Fort Campbell | May 25, 2017
Dressed in robes, fake beards and colorful hats, Fort Campbell High School students participated in the World Builders Presentations Wednesday at the high school.
Sophomore students in honors literature, honors world history, advanced placement world history and advanced placement European history portrayed more than 50 different figures during the presentation, including Nelson Mandela, Walt Disney and Margaret Thatcher.
This is the sixth year Iris Loucks, FCHS history teacher, and Kadie Duerr, FCHS English teacher, have organized the event. World Builders is a yearlong project that culminates with the presentations, Loucks said. During the year students are responsible for completing other assignments such as a research paper, a monologue and a newspaper article.
“These students have done extensive research on these people,” Duerr said. “They have done so many things throughout the year along with all of their other studies.”
Standing beside Audrey Hepburn, Princess Diana of Wales, portrayed by sophomore Trinity Mincey, graced the school’s commons during the presentations, parade waving to students passing by.
“I just love her. She’s my personal role model,” Mincey said. “All of the great things she’s done in the world, they just made me want to be her for this project. She’s helped so many people – the poor, the sick. She’s donated her time and money. I want to be able to do that with my life and donate my time and my money to help improve the lives of others.”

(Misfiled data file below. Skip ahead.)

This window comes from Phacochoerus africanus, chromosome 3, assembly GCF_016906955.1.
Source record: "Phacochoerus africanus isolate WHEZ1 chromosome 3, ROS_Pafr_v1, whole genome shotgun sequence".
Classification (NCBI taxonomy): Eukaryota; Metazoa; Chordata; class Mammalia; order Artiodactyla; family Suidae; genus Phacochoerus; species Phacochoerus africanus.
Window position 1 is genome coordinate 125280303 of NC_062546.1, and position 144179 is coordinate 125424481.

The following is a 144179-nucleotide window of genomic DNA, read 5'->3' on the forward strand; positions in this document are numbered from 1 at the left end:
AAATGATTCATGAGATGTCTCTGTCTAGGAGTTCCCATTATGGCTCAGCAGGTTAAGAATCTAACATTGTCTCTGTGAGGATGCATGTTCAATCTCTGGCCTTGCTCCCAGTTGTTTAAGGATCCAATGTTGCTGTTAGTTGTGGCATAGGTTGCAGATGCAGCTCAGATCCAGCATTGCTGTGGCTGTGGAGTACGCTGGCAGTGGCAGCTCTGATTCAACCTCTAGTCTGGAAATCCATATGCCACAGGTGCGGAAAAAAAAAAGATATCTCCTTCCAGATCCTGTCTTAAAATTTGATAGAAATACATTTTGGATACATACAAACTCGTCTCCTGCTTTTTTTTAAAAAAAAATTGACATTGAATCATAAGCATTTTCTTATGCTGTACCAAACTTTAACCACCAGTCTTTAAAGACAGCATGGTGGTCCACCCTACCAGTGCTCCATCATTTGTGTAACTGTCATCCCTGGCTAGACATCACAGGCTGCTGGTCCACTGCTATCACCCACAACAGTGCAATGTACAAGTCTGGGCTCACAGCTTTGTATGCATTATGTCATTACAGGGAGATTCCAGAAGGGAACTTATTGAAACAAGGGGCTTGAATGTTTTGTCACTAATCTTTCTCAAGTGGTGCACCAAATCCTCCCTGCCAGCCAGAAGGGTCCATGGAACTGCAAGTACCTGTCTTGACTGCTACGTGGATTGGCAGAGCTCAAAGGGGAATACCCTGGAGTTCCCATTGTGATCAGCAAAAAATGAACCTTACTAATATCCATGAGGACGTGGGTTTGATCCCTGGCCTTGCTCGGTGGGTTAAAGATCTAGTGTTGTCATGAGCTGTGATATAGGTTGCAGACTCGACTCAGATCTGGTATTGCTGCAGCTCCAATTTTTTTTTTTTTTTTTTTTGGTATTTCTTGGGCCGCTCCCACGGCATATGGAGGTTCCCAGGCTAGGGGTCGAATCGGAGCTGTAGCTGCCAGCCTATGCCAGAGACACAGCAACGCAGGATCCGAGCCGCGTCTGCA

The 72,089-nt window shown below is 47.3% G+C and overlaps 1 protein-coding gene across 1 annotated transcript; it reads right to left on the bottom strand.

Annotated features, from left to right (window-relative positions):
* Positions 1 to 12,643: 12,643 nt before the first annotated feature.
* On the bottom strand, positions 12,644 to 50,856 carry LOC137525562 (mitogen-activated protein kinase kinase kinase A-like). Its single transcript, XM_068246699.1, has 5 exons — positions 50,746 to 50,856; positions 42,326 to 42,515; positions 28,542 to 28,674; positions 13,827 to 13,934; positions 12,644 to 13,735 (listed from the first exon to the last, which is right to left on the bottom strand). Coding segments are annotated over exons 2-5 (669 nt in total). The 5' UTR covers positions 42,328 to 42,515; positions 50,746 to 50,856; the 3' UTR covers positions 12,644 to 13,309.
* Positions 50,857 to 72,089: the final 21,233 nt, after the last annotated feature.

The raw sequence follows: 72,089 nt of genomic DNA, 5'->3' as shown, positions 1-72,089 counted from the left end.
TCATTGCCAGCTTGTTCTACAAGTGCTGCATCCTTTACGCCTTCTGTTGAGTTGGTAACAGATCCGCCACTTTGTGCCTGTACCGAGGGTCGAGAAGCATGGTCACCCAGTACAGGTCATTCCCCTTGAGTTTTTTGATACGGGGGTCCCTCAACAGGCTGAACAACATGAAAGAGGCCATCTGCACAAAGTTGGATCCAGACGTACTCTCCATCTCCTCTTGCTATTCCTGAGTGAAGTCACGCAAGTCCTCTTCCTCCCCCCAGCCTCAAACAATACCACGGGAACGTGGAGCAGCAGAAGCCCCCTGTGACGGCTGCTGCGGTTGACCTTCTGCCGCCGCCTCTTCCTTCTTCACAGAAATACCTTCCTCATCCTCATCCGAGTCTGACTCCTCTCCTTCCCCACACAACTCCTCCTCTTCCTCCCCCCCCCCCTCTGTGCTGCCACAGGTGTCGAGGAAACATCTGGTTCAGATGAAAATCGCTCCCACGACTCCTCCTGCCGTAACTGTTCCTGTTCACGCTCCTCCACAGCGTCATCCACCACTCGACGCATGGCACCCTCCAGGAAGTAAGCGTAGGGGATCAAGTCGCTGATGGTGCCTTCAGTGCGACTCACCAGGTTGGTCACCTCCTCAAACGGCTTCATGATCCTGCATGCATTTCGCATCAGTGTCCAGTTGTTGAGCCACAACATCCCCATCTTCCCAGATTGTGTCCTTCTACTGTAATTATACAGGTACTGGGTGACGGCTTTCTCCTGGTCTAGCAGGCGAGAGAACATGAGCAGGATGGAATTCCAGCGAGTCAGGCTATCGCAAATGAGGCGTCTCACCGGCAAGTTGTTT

Mincey said when the students had to pick who they wanted to study, she immediately knew she wanted to research Princess Diana.
“We had a list of names to choose from and we had to choose three people off there and write a paragraph about them,” she said. “I chose Princess Diana, Mother Theresa and Issac Newton. I wrote two pages on Princess Diana, a page of Mother Theresa and a paragraph on Issac Newton to show that Princess Diana was my priority.” The figures portrayed during World Builders Presentations are different every year. Students also are given the opportunity to introduce a world builder to be added to the list of options as long as they can defend why that person should be included, Duerr said. The figure has to be dead and they have to be someone who influenced the world in a positive way.
“World builders are movers and shakers,” Duerr said. “They shook things up in the world for the better, for people all around the world.”
Each student had a presentation board behind them with information about their figure. While some were decorated with printouts, many were hand decorated.
Mincey said she spent about 12 hours completing her presentation board. She said outlining and stenciling the letters took the most time.
Despite the work that went into the project, she really enjoyed researching Princess Diana’s life, Mincey said.
“You do your research and you really get to dig into their life,” she said. “You read like every article ever written about them. You can watch stories about them online or on TV. If you dig around enough you can learn more than most people know, because most people just skim. Reading about Princess Diana and studying her, I love her even more.”